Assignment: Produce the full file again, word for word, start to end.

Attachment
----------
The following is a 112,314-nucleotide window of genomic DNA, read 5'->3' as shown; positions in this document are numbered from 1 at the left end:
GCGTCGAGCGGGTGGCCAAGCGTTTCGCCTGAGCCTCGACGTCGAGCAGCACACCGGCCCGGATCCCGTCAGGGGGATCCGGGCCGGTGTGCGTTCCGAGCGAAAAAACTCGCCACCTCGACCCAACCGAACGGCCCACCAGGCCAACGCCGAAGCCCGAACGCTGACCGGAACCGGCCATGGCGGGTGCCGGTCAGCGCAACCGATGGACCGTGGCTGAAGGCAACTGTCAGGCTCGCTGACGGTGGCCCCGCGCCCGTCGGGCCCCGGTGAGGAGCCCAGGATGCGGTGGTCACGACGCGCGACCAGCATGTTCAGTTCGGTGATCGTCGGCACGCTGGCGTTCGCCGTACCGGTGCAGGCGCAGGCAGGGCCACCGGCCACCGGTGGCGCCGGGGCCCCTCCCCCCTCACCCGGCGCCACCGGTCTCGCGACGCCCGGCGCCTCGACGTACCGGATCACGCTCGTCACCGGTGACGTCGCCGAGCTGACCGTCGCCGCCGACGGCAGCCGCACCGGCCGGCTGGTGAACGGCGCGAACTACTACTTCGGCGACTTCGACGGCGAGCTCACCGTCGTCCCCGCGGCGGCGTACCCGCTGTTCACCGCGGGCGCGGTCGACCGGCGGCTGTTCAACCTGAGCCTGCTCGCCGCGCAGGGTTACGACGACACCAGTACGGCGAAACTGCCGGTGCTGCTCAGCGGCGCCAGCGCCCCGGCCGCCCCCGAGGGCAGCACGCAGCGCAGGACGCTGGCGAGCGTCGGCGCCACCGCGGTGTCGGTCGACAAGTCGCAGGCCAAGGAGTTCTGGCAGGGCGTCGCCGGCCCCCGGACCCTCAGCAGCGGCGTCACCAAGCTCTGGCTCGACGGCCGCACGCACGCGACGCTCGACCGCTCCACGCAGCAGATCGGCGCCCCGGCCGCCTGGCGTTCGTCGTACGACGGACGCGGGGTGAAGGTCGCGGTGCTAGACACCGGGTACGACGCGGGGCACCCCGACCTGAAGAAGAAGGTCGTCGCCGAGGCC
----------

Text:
The following is a 112,314-nucleotide window of genomic DNA, read 5'->3' as shown; positions in this document are numbered from 1 at the left end:
GCGTCGAGCGGGTGGCCAAGCGTTTCGCCTGAGCCTCGACGTCGAGCAGCACACCGGCCCGGATCCCGTCAGGGGGATCCGGGCCGGTGTGCGTTCCGAGCGAAAAAACTCGCCACCTCGACCCAACCGAACGGCCCACCAGGCCAACGCCGAAGCCCGAACGCTGACCGGAACCGGCCATGGCGGGTGCCGGTCAGCGCAACCGATGGACCGTGGCTGAAGGCAACTGTCAGGCTCGCTGACGGTGGCCCCGCGCCCGTCGGGCCCCGGTGAGGAGCCCAGGATGCGGTGGTCACGACGCGCGACCAGCATGTTCAGTTCGGTGATCGTCGGCACGCTGGCGTTCGCCGTACCGGTGCAGGCGCAGGCAGGGCCACCGGCCACCGGTGGCGCCGGGGCCCCTCCCCCCTCACCCGGCGCCACCGGTCTCGCGACGCCCGGCGCCTCGACGTACCGGATCACGCTCGTCACCGGTGACGTCGCCGAGCTGACCGTCGCCGCCGACGGCAGCCGCACCGGCCGGCTGGTGAACGGCGCGAACTACTACTTCGGCGACTTCGACGGCGAGCTCACCGTCGTCCCCGCGGCGGCGTACCCGCTGTTCACCGCGGGCGCGGTCGACCGGCGGCTGTTCAACCTGAGCCTGCTCGCCGCGCAGGGTTACGACGACACCAGTACGGCGAAACTGCCGGTGCTGCTCAGCGGCGCCAGCGCCCCGGCCGCCCCCGAGGGCAGCACGCAGCGCAGGACGCTGGCGAGCGTCGGCGCCACCGCGGTGTCGGTCGACAAGTCGCAGGCCAAGGAGTTCTGGCAGGGCGTCGCCGGCCCCCGGACCCTCAGCAGCGGCGTCACCAAGCTCTGGCTCGACGGCCGCACGCACGCGACGCTCGACCGCTCCACGCAGCAGATCGGCGCCCCGGCCGCCTGGCGTTCGTCGTACGACGGACGCGGGGTGAAGGTCGCGGTGCTAGACACCGGGTACGACGCGGGGCACCCCGACCTGAAGAAGAAGGTCGTCGCCGAGGCC